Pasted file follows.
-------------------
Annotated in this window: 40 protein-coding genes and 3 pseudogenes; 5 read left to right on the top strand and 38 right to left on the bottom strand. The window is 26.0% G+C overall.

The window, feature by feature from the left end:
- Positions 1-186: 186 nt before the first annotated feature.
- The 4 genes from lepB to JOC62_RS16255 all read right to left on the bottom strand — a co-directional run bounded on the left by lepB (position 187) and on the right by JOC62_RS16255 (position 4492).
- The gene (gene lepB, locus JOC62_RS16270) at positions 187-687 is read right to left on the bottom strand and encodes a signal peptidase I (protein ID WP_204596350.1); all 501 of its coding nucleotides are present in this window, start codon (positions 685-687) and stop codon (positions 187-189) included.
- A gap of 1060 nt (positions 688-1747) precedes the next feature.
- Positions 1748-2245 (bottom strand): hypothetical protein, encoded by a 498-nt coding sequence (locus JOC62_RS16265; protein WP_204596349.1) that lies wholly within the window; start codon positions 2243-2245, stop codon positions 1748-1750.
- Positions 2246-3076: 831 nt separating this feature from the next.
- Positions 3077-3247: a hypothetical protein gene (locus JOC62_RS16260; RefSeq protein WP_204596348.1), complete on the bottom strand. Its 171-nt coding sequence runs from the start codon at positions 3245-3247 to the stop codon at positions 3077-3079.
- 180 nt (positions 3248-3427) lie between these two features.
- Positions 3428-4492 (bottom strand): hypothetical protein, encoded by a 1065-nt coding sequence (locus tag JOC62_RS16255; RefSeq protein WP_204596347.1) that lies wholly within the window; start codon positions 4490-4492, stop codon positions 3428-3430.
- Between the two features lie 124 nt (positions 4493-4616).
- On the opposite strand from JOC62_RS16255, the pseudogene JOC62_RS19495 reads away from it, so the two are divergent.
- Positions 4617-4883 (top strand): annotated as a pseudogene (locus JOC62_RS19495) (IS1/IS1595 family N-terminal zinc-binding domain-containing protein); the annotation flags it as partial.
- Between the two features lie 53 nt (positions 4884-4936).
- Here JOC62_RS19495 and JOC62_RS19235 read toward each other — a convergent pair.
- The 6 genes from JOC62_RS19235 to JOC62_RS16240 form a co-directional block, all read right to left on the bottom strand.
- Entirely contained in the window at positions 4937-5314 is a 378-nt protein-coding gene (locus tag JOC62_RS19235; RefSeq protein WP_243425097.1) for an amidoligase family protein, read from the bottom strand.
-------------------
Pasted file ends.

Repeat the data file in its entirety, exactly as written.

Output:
Annotated in this window: 40 protein-coding genes and 3 pseudogenes; 5 read left to right on the top strand and 38 right to left on the bottom strand. The window is 26.0% G+C overall.

The window, feature by feature from the left end:
- Positions 1-186: 186 nt before the first annotated feature.
- The 4 genes from lepB to JOC62_RS16255 all read right to left on the bottom strand — a co-directional run bounded on the left by lepB (position 187) and on the right by JOC62_RS16255 (position 4492).
- The gene (gene lepB, locus JOC62_RS16270) at positions 187-687 is read right to left on the bottom strand and encodes a signal peptidase I (protein ID WP_204596350.1); all 501 of its coding nucleotides are present in this window, start codon (positions 685-687) and stop codon (positions 187-189) included.
- A gap of 1060 nt (positions 688-1747) precedes the next feature.
- Positions 1748-2245 (bottom strand): hypothetical protein, encoded by a 498-nt coding sequence (locus JOC62_RS16265; protein WP_204596349.1) that lies wholly within the window; start codon positions 2243-2245, stop codon positions 1748-1750.
- Positions 2246-3076: 831 nt separating this feature from the next.
- Positions 3077-3247: a hypothetical protein gene (locus JOC62_RS16260; RefSeq protein WP_204596348.1), complete on the bottom strand. Its 171-nt coding sequence runs from the start codon at positions 3245-3247 to the stop codon at positions 3077-3079.
- 180 nt (positions 3248-3427) lie between these two features.
- Positions 3428-4492 (bottom strand): hypothetical protein, encoded by a 1065-nt coding sequence (locus tag JOC62_RS16255; RefSeq protein WP_204596347.1) that lies wholly within the window; start codon positions 4490-4492, stop codon positions 3428-3430.
- Between the two features lie 124 nt (positions 4493-4616).
- On the opposite strand from JOC62_RS16255, the pseudogene JOC62_RS19495 reads away from it, so the two are divergent.
- Positions 4617-4883 (top strand): annotated as a pseudogene (locus JOC62_RS19495) (IS1/IS1595 family N-terminal zinc-binding domain-containing protein); the annotation flags it as partial.
- Between the two features lie 53 nt (positions 4884-4936).
- Here JOC62_RS19495 and JOC62_RS19235 read toward each other — a convergent pair.
- The 6 genes from JOC62_RS19235 to JOC62_RS16240 form a co-directional block, all read right to left on the bottom strand.
- Entirely contained in the window at positions 4937-5314 is a 378-nt protein-coding gene (locus tag JOC62_RS19235; RefSeq protein WP_243425097.1) for an amidoligase family protein, read from the bottom strand.